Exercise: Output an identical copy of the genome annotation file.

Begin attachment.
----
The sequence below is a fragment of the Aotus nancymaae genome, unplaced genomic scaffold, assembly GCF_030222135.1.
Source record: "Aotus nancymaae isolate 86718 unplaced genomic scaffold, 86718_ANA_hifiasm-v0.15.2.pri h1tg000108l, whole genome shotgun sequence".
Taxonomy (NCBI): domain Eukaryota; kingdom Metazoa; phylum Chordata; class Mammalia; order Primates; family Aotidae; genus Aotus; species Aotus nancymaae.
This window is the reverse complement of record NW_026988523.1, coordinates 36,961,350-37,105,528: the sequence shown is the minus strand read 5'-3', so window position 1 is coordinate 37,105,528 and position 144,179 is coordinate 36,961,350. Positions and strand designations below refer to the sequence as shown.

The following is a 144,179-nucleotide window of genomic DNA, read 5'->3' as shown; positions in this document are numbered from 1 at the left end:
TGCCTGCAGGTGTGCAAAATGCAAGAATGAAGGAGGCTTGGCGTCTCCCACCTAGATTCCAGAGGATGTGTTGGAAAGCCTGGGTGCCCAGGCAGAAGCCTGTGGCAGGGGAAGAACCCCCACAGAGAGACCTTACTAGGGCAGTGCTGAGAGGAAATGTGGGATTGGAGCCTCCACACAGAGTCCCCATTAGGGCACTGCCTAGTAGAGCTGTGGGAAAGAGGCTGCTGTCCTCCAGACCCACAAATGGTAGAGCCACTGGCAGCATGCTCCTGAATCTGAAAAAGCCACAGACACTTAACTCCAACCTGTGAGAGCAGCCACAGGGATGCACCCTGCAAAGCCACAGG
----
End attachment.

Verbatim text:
The sequence below is a fragment of the Aotus nancymaae genome, unplaced genomic scaffold, assembly GCF_030222135.1.
Source record: "Aotus nancymaae isolate 86718 unplaced genomic scaffold, 86718_ANA_hifiasm-v0.15.2.pri h1tg000108l, whole genome shotgun sequence".
Taxonomy (NCBI): domain Eukaryota; kingdom Metazoa; phylum Chordata; class Mammalia; order Primates; family Aotidae; genus Aotus; species Aotus nancymaae.
This window is the reverse complement of record NW_026988523.1, coordinates 36,961,350-37,105,528: the sequence shown is the minus strand read 5'-3', so window position 1 is coordinate 37,105,528 and position 144,179 is coordinate 36,961,350. Positions and strand designations below refer to the sequence as shown.

The following is a 144,179-nucleotide window of genomic DNA, read 5'->3' as shown; positions in this document are numbered from 1 at the left end:
TGCCTGCAGGTGTGCAAAATGCAAGAATGAAGGAGGCTTGGCGTCTCCCACCTAGATTCCAGAGGATGTGTTGGAAAGCCTGGGTGCCCAGGCAGAAGCCTGTGGCAGGGGAAGAACCCCCACAGAGAGACCTTACTAGGGCAGTGCTGAGAGGAAATGTGGGATTGGAGCCTCCACACAGAGTCCCCATTAGGGCACTGCCTAGTAGAGCTGTGGGAAAGAGGCTGCTGTCCTCCAGACCCACAAATGGTAGAGCCACTGGCAGCATGCTCCTGAATCTGAAAAAGCCACAGACACTTAACTCCAACCTGTGAGAGCAGCCACAGGGATGCACCCTGCAAAGCCACAGG